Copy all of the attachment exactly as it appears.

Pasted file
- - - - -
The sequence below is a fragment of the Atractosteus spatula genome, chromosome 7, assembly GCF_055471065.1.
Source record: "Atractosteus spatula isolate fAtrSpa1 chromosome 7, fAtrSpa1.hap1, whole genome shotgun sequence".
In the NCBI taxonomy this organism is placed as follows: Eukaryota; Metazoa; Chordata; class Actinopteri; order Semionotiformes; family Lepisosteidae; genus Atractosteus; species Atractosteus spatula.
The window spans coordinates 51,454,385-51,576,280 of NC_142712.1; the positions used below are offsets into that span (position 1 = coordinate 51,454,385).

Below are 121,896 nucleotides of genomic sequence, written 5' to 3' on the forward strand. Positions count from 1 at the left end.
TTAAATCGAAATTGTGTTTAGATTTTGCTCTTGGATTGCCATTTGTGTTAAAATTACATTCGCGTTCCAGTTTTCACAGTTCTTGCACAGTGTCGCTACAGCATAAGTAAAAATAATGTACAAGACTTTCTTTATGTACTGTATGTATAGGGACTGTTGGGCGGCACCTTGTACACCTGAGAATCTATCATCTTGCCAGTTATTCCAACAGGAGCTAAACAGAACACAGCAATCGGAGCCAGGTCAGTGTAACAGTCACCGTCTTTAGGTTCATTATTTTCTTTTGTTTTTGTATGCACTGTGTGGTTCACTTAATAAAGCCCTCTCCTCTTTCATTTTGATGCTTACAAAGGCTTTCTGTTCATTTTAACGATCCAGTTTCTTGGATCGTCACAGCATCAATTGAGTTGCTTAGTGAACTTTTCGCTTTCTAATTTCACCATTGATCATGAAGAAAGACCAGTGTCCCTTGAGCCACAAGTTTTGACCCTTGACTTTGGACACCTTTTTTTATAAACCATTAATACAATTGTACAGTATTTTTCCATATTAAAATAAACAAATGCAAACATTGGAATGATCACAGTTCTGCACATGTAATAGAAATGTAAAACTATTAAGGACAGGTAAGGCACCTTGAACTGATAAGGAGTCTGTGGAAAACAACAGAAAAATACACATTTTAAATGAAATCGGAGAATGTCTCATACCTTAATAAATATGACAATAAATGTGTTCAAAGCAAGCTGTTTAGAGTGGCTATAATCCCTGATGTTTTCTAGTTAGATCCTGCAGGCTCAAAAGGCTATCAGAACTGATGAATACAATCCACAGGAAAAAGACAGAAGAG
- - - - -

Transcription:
The sequence below is a fragment of the Atractosteus spatula genome, chromosome 7, assembly GCF_055471065.1.
Source record: "Atractosteus spatula isolate fAtrSpa1 chromosome 7, fAtrSpa1.hap1, whole genome shotgun sequence".
In the NCBI taxonomy this organism is placed as follows: Eukaryota; Metazoa; Chordata; class Actinopteri; order Semionotiformes; family Lepisosteidae; genus Atractosteus; species Atractosteus spatula.
The window spans coordinates 51,454,385-51,576,280 of NC_142712.1; the positions used below are offsets into that span (position 1 = coordinate 51,454,385).

Below are 121,896 nucleotides of genomic sequence, written 5' to 3' on the forward strand. Positions count from 1 at the left end.
TTAAATCGAAATTGTGTTTAGATTTTGCTCTTGGATTGCCATTTGTGTTAAAATTACATTCGCGTTCCAGTTTTCACAGTTCTTGCACAGTGTCGCTACAGCATAAGTAAAAATAATGTACAAGACTTTCTTTATGTACTGTATGTATAGGGACTGTTGGGCGGCACCTTGTACACCTGAGAATCTATCATCTTGCCAGTTATTCCAACAGGAGCTAAACAGAACACAGCAATCGGAGCCAGGTCAGTGTAACAGTCACCGTCTTTAGGTTCATTATTTTCTTTTGTTTTTGTATGCACTGTGTGGTTCACTTAATAAAGCCCTCTCCTCTTTCATTTTGATGCTTACAAAGGCTTTCTGTTCATTTTAACGATCCAGTTTCTTGGATCGTCACAGCATCAATTGAGTTGCTTAGTGAACTTTTCGCTTTCTAATTTCACCATTGATCATGAAGAAAGACCAGTGTCCCTTGAGCCACAAGTTTTGACCCTTGACTTTGGACACCTTTTTTTATAAACCATTAATACAATTGTACAGTATTTTTCCATATTAAAATAAACAAATGCAAACATTGGAATGATCACAGTTCTGCACATGTAATAGAAATGTAAAACTATTAAGGACAGGTAAGGCACCTTGAACTGATAAGGAGTCTGTGGAAAACAACAGAAAAATACACATTTTAAATGAAATCGGAGAATGTCTCATACCTTAATAAATATGACAATAAATGTGTTCAAAGCAAGCTGTTTAGAGTGGCTATAATCCCTGATGTTTTCTAGTTAGATCCTGCAGGCTCAAAAGGCTATCAGAACTGATGAATACAATCCACAGGAAAAAGACAGAAGAG